Today starts the Designing a Board series with Kirk McGinty from L41 Surfcraft.  Part 1, today’s installment, is our opening conversation about design and the current L41 models.  Over the next week Kirk will be sending me some ideas hitting my target dimensions, which I’ll be sharing with you all, and then we’ll decide and build one of the boards.  It will be my board for our upcoming California trip, I’ll journal on the ride and then Kirk will come back on the show and we’ll discuss the process and performance.

Kirk isn’t your normal shaper.  He’s an industrial designer at Google.  He spends his days designing and building state of the art technology and in his free time he designs and builds surfboards.  He’s just the guy I’d like helping solve for the future of paddle surfing.

We discuss a few different models of his boards on the show.  Here are a few so you have an idea of what we’re talking about:

The Original SIMSUP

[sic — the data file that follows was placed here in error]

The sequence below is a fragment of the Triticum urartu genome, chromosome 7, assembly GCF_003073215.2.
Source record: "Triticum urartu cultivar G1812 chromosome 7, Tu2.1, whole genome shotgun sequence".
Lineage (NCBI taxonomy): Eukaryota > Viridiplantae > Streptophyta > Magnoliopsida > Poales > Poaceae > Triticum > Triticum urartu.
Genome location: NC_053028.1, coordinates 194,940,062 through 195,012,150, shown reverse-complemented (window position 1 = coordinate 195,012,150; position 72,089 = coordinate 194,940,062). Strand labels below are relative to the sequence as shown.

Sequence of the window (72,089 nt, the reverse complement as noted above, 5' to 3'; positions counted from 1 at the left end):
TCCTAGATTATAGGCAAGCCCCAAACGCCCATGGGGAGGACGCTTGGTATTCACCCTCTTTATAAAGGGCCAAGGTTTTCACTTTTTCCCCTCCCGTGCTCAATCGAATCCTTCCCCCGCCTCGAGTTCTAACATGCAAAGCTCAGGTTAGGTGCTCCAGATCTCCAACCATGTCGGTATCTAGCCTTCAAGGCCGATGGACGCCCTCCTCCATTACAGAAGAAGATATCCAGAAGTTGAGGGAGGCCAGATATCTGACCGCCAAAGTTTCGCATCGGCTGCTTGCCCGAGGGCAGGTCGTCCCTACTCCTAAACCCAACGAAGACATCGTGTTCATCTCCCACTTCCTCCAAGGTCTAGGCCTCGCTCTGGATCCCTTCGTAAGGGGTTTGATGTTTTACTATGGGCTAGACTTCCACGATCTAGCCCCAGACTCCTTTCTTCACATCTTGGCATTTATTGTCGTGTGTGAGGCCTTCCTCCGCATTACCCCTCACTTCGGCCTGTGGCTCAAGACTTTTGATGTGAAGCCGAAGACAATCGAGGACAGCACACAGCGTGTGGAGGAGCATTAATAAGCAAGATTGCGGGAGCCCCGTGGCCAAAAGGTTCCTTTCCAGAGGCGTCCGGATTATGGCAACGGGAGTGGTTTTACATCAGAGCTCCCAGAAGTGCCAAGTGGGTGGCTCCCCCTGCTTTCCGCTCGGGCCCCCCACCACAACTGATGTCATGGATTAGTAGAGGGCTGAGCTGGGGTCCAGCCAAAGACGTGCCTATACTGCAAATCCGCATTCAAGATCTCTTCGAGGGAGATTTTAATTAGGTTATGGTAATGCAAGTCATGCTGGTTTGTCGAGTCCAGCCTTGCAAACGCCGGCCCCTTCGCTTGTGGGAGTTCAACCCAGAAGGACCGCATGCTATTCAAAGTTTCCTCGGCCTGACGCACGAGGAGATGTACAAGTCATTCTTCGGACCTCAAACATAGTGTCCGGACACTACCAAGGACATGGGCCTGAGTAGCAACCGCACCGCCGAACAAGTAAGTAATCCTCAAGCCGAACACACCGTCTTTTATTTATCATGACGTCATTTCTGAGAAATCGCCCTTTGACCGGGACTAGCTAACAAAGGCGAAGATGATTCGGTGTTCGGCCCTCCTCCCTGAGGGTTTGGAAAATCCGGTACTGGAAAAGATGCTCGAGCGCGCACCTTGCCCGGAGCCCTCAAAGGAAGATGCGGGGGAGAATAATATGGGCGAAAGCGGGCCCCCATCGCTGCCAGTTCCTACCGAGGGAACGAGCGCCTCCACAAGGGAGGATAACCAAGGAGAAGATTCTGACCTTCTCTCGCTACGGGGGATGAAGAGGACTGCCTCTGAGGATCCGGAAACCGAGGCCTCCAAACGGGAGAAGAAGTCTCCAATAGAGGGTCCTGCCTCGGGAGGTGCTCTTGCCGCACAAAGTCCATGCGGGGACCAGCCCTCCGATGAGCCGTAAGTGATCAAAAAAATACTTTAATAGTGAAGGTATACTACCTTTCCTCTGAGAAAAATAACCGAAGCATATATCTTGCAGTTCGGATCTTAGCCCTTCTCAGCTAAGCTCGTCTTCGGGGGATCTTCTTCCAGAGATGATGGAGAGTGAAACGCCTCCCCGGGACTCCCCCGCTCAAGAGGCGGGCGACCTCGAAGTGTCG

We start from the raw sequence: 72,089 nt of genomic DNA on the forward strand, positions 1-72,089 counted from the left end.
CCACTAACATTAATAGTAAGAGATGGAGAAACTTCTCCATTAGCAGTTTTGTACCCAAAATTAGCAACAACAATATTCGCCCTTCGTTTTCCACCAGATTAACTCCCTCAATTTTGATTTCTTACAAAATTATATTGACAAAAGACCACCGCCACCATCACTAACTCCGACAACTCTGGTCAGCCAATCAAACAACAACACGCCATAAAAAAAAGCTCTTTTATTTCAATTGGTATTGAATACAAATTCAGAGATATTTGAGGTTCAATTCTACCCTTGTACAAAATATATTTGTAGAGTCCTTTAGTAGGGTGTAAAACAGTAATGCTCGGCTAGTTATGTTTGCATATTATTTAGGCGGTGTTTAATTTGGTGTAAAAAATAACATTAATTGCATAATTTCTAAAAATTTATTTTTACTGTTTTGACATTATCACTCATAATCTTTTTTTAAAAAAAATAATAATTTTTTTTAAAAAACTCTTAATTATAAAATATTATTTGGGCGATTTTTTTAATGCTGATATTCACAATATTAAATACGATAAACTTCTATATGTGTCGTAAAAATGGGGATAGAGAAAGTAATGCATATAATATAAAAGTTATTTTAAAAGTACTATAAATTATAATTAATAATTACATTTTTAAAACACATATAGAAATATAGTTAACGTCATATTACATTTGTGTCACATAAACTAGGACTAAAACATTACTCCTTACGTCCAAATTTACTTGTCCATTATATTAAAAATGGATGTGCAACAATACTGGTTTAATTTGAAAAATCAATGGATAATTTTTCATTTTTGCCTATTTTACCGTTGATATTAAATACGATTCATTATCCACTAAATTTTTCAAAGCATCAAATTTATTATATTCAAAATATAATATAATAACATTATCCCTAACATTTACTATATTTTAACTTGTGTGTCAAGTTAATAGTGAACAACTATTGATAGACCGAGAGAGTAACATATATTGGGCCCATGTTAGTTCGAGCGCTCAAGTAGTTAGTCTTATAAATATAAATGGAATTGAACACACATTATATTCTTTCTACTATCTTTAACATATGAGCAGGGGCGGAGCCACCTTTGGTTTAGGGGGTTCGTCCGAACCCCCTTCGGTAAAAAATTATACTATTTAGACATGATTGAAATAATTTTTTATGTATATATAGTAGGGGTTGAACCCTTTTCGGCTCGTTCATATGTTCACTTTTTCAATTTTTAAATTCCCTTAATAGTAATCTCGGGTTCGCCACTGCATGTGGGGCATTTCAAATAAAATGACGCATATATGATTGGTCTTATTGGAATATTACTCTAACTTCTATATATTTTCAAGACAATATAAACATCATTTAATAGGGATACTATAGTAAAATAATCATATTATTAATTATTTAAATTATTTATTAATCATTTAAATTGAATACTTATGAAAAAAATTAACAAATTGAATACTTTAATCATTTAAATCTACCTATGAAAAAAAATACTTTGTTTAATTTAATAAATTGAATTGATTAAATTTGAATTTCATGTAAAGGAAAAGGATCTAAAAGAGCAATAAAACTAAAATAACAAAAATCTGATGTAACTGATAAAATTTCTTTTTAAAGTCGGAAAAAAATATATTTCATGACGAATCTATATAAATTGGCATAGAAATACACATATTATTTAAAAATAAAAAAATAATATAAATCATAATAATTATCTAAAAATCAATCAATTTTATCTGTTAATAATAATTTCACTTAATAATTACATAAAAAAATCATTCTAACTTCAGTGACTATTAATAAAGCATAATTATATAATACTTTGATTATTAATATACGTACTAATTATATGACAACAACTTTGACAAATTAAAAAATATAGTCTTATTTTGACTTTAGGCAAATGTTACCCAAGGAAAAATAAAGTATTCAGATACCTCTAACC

The Popdart


The TV Dinner


In our first discussion we’ve agreed that we don’t want to shape a board similar to what I normally ride.  This is an experiment in performance for me, and Kirk thinks it’s going to blow my mind to surf a sub 7 foot board.

I’m leaning towards the Popdart or the TV Dinner, as I still do want some aspects of performance.  I’ve ridden enough Simmons surfboards to have a general understanding of their strengths and weaknesses, what I don’t know is how the paddle will change that.

For dimensions, I’m going to opt for a bit more foam than normal.  There are a few reasons.

1.  I’m going to be using the board for the first month in California.  I haven’t put on a wetsuit in 10 years, but if I remember correctly they’ll add a few pounds.

2.  We have a lot of small, clean, mellow days where I live, and I’d like a cruisy board for those conditions.

I want to go as short as possible.  If we can come in at 6.8 or around there I’d be stoked.  Width will likely be 27-28.  I’ve been on the trend of narrower is better, but I had some magic sessions on my Starboard Airborn, my first small SUP, and that was 28.5.

Check back in a few days to see the first designs that Kirk’s come up with.

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